This summer temperatures reached over 40 degrees Celsius across the province in the latest sign of global warming. (Tom Fletcher/Black Press)

This summer temperatures reached over 40 degrees Celsius across the province in the latest sign of global warming. (Tom Fletcher/Black Press)

Draft Penticton climate plan aims to cut emissions to zero by 2050

The plan has not yet been approved by city council

The City of Penticton is looking at potentially adopting an aggressive climate change plan that would aim to cut all emissions in the city to zero by 2050.

The draft plan went before the community sustainability advisory committee on Oct. 20 ahead of going to city council for approval or rejection later in 2021.

The community climate action plan aims to have a 40 per cent reduction in the community’s emissions below 2007 levels by 2030, with the remaining 60 per cent being targeted for reduction over the next 20 years.

The community’s previous plan from 2011 had set a goal of a comparatively small five per cent reduction below 2007 levels by 2020, when the community instead saw 22 per cent increase by 2020.

The newly proposed plan would include a recommended target and a carbon budget to be measured each year.

According to the draft plan, one of the largest sources of greenhouse gasses in the community comes from vehicles, with 54 per cent. Buildings and waste make up 33 and 13 per cent respectively.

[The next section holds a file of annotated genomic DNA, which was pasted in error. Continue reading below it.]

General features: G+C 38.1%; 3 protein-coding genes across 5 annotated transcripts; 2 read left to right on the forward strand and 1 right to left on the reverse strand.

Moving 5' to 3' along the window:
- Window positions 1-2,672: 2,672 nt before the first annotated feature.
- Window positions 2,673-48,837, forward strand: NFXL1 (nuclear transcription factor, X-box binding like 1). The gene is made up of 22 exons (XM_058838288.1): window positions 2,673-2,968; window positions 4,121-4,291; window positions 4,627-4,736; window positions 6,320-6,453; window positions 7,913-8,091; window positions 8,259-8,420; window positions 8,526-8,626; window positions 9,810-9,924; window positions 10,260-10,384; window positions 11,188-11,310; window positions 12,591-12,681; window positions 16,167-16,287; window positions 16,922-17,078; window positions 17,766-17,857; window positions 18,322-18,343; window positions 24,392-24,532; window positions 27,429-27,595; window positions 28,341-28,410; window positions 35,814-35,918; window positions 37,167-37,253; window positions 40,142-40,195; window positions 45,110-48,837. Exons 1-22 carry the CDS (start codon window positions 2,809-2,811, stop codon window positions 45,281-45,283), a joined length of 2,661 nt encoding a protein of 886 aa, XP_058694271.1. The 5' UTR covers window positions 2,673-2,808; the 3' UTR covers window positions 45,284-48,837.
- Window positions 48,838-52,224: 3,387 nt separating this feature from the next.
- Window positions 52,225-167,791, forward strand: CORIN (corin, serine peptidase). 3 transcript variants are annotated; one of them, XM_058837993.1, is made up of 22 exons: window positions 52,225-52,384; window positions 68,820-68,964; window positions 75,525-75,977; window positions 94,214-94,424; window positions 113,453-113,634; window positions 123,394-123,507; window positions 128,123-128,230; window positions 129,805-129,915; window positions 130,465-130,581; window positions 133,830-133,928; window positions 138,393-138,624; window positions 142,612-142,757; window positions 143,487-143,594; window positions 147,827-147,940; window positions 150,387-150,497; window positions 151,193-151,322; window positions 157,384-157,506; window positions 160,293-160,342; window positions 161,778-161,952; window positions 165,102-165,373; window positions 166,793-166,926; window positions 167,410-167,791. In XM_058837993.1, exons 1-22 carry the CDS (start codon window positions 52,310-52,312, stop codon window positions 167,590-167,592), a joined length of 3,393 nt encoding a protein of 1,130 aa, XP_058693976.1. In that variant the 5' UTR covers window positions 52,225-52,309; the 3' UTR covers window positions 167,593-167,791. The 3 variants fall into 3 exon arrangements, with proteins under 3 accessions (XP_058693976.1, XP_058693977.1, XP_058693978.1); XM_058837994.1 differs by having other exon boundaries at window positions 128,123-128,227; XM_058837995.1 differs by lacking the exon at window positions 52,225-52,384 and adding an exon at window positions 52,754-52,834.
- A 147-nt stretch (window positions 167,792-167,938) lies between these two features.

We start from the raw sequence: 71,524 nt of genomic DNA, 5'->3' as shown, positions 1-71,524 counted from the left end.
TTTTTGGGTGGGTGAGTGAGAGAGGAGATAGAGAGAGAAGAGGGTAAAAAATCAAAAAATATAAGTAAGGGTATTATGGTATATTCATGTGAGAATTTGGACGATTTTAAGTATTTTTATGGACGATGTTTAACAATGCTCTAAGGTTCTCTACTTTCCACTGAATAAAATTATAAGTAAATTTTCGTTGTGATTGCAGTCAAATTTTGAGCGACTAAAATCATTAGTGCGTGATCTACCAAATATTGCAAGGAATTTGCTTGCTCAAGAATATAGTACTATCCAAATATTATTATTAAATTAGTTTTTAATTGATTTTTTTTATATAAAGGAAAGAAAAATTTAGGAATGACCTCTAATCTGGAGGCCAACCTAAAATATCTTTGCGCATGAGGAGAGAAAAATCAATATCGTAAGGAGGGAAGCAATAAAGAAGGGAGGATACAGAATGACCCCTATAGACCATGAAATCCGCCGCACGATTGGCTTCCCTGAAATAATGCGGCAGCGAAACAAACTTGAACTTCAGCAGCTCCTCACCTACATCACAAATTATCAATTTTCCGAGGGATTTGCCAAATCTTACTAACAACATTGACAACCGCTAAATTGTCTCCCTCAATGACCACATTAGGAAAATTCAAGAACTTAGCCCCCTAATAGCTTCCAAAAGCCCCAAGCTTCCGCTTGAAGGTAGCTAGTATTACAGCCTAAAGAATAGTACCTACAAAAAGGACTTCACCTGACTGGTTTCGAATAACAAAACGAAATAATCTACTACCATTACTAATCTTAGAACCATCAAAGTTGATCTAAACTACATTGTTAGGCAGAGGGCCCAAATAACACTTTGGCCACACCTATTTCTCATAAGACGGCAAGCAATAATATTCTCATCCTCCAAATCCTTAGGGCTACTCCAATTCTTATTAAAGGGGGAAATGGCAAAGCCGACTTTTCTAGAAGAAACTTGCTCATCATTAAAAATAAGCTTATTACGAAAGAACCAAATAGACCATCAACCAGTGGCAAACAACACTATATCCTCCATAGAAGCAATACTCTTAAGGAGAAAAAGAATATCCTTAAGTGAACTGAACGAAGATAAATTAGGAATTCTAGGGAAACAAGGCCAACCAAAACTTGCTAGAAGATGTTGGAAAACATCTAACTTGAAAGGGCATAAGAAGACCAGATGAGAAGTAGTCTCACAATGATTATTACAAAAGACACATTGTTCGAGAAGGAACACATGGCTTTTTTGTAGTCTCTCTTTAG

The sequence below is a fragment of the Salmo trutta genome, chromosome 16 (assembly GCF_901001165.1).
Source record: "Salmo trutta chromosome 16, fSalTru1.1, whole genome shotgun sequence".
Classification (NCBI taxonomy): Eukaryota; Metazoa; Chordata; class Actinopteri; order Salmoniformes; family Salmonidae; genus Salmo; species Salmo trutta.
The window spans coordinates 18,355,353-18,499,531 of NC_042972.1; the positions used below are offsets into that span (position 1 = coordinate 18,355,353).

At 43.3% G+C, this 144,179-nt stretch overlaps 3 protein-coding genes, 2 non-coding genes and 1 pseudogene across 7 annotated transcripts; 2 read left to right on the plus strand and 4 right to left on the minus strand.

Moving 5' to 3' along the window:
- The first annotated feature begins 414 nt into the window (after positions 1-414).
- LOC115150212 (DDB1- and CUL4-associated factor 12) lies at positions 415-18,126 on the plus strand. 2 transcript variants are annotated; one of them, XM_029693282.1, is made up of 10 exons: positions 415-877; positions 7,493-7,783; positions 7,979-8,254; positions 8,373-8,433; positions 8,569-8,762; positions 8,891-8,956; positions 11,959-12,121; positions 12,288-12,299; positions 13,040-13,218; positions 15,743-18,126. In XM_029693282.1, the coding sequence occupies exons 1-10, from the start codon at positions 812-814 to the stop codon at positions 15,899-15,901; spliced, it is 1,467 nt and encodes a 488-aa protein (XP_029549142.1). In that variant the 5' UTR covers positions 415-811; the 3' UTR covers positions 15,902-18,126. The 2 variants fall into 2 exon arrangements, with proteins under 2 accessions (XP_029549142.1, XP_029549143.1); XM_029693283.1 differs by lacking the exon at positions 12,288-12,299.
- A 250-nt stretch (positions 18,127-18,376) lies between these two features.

Cutting down on vehicle emissions would have a secondary benefit as residents spend $143 million a year on energy costs, with 47 per cent of that for passenger vehicles.

The plan has recommendations to tackle those emissions by encouraging transit usage and a zero-emissions transit network, moving towards electric passenger vehicles and low-carbon options for commercial vehicles and encouraging active transportation such as cycling.

READ MORE: Penticton looks to spend over $15 million on bike lanes over the next 5 years

Separate from reducing vehicle emissions, the plan has recommendations for improving efficiency requirements for new buildings, retrofitting existing buildings and reducing the carbon emissions from the city’s waste.

Three particular aspects of the plan are still in drafting, including recommendations on urban tree canopy in the city, mobility recommendations and recommendations of a home energy retrofit strategy.

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Climate change